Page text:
Home Health Check

Tips and advice on how to check your dog's health at home

By observing your dog’s behaviour on a daily basis, you will notice any sudden changes such as excessive scratching, chewing, head shaking or bum scooting (for example), which may be a sign that something is wrong. By carrying out a simple home health check once you week, you will help to keep your pet healthy and free from pain and suffering the Animal Welfare Act 2006.

A guide to help you

1. Run your hands over your pet to check for lumps and bumps

2. Check for parasites in the coat (eg. fleas, lice, ticks or mites)

3. Check that the eyes are bright, shiny and free from discharge

4. Check the nose is moist and free from discharge

5. Check the ears are free from wax, nasty smells, and have good ventilation

6. Check the nails are not brittle, too long or curling inwards

7. Check the dew claws

8. Check the mouth for bad breath, ensure the gums are a salmon pink colour (or to breed standard) with no swelling, and the teeth should be free from tartar build up

How to identify common parasites

Ectoparasites live on the skin and may cause discomfort for the dog. Recognising these parasites and the signs of existing parasites such as: flea dirt in the coat, bald patches, greasy coat, sores and redness, crustaceans or lumps and bumps. Behavioural changes include: chewing, scratching excessively and becoming more irritable. If you notice any of these signs, contact your vet for advice and all year round treatment.

This is a diagram of a flea. They can be particularly common at the base of the tail, but may be seen anywhere. Small specs of flea dirt may be seen in the coat. They are a reddish brown colour and 1-2 mm in length. They may cause skin infections and diseases.
Above is a photo of a tick. They are grey/brown in colour and vary in size. They feed from their host by embedding their mouth into the skin and engorging their bodies with blood; once full they can remove themselves. They can spread disease to their host and need to be removed by a tick remover which can be purchased from your veterinary practice. Seek veterinary advice for removal of the tick. At Wilma’s, your groomer may remove any ticks found during the grooming session.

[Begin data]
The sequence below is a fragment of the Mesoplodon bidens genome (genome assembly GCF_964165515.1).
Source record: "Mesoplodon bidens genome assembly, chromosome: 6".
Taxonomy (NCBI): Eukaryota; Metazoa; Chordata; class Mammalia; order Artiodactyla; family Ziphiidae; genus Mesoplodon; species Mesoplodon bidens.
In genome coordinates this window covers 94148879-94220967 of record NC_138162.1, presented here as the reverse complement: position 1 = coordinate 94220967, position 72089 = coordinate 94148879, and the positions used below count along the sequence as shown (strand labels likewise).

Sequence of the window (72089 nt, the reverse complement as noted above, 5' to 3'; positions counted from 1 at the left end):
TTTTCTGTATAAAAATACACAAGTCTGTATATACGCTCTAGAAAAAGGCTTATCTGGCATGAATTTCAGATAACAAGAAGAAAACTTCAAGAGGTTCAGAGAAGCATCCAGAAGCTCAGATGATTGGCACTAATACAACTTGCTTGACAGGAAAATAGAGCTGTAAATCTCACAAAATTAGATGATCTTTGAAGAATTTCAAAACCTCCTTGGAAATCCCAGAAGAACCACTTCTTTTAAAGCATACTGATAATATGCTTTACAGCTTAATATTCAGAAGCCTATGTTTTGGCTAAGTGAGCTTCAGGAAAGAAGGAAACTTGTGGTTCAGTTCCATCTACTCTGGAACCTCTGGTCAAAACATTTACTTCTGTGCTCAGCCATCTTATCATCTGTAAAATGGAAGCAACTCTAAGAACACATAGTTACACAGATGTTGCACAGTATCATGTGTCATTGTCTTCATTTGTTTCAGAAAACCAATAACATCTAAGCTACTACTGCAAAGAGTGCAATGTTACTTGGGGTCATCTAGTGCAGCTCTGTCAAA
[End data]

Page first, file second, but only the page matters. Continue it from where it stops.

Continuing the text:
Above is a photo of a sarcoptic mite. They burrow through the skin causing intense itching and irritation, and the hair may fall out. Sarcoptic Mange is zoonotic, so it can be passed to humans to become scabies. If you suspect Sarcoptic Mange, call your vet straight away for advice on treatment. Your vet may give you a prescribed shampoo and treatment. Read the instructions carefully. Check it has a label which is not damaged. Check the information on the label. Check it has a valid date. Follow the guidelines including the dosage and times.
Above is a diagram of lice, the biting louse and sucking louse. They are usually prevalent around the ears and are common in longer haired dogs. There will be signs of intense irritation: head shaking, tilted head and self mutilation. They live in the coat, ranging from 1.5-4mm in length, pale in colour, flat and wingless. The blood sucking louse feed off the blood and tend to be motionless most of the time, whereas the chewing louse feeds from dead flaky skin and tends to move slowly around the dog. Lice thrive on coats that are matted and dirty.

First Aid at Wilma's

At Wilma’s we hold a First Aid Certificate and every 3 years we have First Aid Training to renew the certificate. The first aid box is within easy reach and kept near the telephone where important emergency numbers are displayed. It is fully stocked and dates are checked regularly. The Accident Record Book is kept fully updated.